The Austin-Healey Sprite was a small open sports car designed by Donald Healey.
It release was announced by British Motor Corporation in 1958. It was a small, low cost sports car designed to fill the hole in the market left by the small pre-war Austin seven sports cars. The car was designed by the Healey Motor Company within the bounds of their partnership with British Motor Corporation.
It first went on sale at a price of £669.
It was based on the Morris Motor Company A-series engine and used as many components from existing cars as possible to keep the cost to a minimum.
The Mark I sprite was known as the Bugeye or Frogeye because of its distinctive headlights mounted on top of the centre bonnet, which hinged from the back in one piece together with the outer mudguards. It used a 948cc engine. Front suspension was coil springs and wishbones, using the arms of the rotary shock absorbers as the top suspension link, rear was semi-elliptical leaf springs again with rotary shock absorbers. There were no exterior door handles, one reached inside to open the door, and no boot lid, access to the spare wheel and rear storage was by tilting the seat backs forward.
The Mark II introduced a 1098cc engine. This engine actually has the same stroke and bore, and therefore capacity, as the Morris Minor 1000 and the Morris 1100, so the different nominal capacities of these three cars seem to be the idea of the marketing department. It also moved the headlights to a more conventional position in the mudguards, which were now fixed, adopted the tail lights from the Morris 1100, and introduced a boot lid and conventional rear bumber bar. The result was a far more conventional looking car but little extra weight. Twin carburetors and front disk brakes were also introduced, and wire wheels became an option.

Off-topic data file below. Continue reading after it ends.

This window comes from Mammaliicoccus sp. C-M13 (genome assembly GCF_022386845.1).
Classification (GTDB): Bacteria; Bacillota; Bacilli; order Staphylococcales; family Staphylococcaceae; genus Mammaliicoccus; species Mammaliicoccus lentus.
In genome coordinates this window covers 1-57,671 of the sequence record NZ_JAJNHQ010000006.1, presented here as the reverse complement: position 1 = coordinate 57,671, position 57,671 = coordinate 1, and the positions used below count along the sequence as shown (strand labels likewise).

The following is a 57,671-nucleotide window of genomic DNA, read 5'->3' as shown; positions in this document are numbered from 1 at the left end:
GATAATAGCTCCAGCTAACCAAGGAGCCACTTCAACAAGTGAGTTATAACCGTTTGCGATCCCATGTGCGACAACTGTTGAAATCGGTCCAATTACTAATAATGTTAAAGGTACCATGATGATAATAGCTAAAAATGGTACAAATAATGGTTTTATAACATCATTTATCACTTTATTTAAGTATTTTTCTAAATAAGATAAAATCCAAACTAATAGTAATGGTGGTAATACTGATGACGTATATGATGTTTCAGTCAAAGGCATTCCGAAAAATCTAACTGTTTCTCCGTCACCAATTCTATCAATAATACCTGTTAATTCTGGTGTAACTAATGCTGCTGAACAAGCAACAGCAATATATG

There was a IIA with some engine improvements, notably larger camshaft bearings. This model was also rebadged as the Mark I MG Midget, without Donald Healey's consent or approval.
The Mark III was the last Sprite, and was also badged as the Mark II MG Midget. It introduced wind-up windows with hinged quarterlights and exterior door handles, and for the first time the car could be locked. The rear suspension went to fully elliptical leaf springs, and there was even an optional rear seat of sorts which could also be retro-fitted to the Mark II. The car had gained an appreciable amount of weight and was far more comfortable but not nearly so lively.
There were several more models of the MG Midget. The later MG Midgets used first a 1300cc Morris A engine and then a Triumph engine in its place. The Triumph engine having four exhaust ports as opposed to the three for the Morris A series allowed more performance development.
Sprites and Midgets are often called spridgets by fanciers.